Nos. 19-1349 & 20-1087. Underwood v. Bank of America Corp.
D.Colo. Judge Matheson. Service Marks—Lanham Act—Cancellation of State Registration of Service Mark—Trademark Infringement—Actual and Analogous Use.
April 26, 2021
Underwood and his website My24HourNews.Com, Inc. (collectively, plaintiffs) own the putative service marks “E.R.I.C.A.” and “my24erica.com.” Underwood claimed he used these marks in his business, which offered internet-based search engine and personal assistant services. In 2010, Underwood applied to register the E.R.I.C.A. service mark in Georgia for a computer animated woman named Erica, and the mark was approved. In 2012, Underwood registered the domain name my24erica.com with GoDaddy.com.
In 2016, Bank of America Corp. (BA) filed an “intent to use” application with the US Patent and Trademark Office (USPTO) for a mobile banking application known as “ERICA.” The USPTO registered the mark in 2018.
Plaintiffs sued BA for infringing on their marks. BA counterclaimed to cancel the Georgia registration of the E.R.I.C.A. mark and for declarations that it had not violated trademark law. BA moved for partial summary judgment on its cancellation counterclaim. The district court granted the motion and ordered the Georgia Secretary of State to cancel the registration. The court also granted summary judgment for BA on plaintiffs’ infringement claims.
On appeal of the cancellation, the Tenth Circuit considered the required showing by BA that it has standing and that there are valid grounds for canceling the registration. Federally unregistered marks may be enforced under state common law or under a state’s registration system. Here, BA had standing to challenge the state law registration because it was sued for infringement, and it had valid grounds to seek cancellation of the registration because Underwood admitted that contrary to Georgia’s statutory use requirement, he did not use the Georgia mark with the services specified in the application before 2015. Accordingly, the registration was improperly granted under Georgia law, and the district court correctly ordered cancellation. Further, Underwood did not show any legal basis to reform the Georgia registration because he could not show that he used the mark with some of the goods or services identified in the application.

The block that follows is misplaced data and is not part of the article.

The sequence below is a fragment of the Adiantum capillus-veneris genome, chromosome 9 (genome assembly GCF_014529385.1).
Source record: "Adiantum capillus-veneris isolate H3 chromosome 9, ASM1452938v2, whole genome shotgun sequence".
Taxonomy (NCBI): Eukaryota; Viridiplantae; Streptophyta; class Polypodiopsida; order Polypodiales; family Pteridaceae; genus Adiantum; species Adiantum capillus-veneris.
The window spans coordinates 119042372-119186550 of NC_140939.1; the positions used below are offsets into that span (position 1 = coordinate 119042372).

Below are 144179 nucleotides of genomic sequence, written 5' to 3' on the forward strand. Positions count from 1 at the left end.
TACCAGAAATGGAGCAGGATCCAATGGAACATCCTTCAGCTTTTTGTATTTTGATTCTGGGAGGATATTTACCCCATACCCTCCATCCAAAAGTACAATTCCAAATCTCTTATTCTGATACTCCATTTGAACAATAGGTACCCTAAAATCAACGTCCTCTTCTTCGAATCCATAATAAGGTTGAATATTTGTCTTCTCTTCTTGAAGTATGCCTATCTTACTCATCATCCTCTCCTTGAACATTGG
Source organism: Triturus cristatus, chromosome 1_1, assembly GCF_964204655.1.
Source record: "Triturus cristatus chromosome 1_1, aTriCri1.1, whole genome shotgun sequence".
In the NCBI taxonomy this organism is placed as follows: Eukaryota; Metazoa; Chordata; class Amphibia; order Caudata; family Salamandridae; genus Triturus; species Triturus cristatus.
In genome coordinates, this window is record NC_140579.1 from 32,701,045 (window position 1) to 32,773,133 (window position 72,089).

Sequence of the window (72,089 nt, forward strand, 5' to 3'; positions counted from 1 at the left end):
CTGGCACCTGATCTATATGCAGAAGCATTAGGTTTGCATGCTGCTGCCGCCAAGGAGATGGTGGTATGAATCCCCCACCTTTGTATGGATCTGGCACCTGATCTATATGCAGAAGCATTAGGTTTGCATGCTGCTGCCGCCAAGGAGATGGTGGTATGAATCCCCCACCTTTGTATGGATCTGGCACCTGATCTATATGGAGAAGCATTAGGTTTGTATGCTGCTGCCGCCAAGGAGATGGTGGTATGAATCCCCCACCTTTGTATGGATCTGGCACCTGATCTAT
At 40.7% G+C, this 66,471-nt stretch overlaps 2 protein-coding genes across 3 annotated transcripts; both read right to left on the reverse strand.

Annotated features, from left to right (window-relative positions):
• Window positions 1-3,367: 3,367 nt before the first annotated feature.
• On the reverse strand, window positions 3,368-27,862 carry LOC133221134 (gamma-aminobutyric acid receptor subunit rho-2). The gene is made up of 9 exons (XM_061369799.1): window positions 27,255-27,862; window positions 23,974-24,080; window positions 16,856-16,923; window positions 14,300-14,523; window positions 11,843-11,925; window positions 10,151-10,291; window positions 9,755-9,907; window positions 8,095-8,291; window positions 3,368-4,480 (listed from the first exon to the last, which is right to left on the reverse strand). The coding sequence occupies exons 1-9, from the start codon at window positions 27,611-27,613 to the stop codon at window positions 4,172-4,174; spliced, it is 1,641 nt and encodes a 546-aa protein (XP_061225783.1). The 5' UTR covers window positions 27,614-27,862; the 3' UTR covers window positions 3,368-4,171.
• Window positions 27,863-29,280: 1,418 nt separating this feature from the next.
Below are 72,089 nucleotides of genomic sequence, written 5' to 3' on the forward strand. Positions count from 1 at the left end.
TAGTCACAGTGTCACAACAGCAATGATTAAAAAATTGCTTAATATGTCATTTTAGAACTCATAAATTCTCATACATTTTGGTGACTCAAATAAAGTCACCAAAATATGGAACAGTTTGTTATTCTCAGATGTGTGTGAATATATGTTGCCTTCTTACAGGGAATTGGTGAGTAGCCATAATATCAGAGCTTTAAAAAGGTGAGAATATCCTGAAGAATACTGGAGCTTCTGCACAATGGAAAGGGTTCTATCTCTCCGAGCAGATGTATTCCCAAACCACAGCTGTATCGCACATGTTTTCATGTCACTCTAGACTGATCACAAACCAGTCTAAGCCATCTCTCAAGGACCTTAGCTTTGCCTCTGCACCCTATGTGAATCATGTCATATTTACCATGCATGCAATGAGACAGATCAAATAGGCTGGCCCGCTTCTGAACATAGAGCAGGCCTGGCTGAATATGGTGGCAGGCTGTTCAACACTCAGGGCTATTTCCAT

Underwood argued that before BA’s October 2016 priority date he established a protectable interest in both marks through actual and analogous use. Where, as here, a plaintiff’s marks are federally unregistered, the plaintiff has the burden to demonstrate the mark is protectable under § 43(a) of the Lanham Act. A protectable interest is acquired by using a distinct mark in commerce through actual or analogous use. On the E.R.I.C.A. mark, although the district court addressed actual use, it used the incorrect legal standard in analyzing actual use by assuming that customers were required to have purchased the services offered or that plaintiffs must have generated revenue to qualify as actual use, and by limiting the services at issue to those listed on the Georgia registration. However, the district court correctly found there was insufficient analogous use of the mark because no reasonable jury could find analogous use from the evidence plaintiffs cited.
On the my24erica.com mark, there is no factual dispute that my24erica.com did not identify and distinguish plaintiffs’ services from the services of others. Like all marks, a domain name must be “used to identify and distinguish the source of goods or services” to be protectable, but here there is no evidence that the designation was used for anything more than an address for reaching a website. Therefore, the mark is not protectable.
The summary judgment on BA’s cancellation counterclaim was affirmed. On the infringement claims, the summary judgment on the my24erica.com mark was affirmed and the summary judgment on the E.R.I.C.A. mark was vacated, and the case was remanded for the district court to apply the correct actual use standard.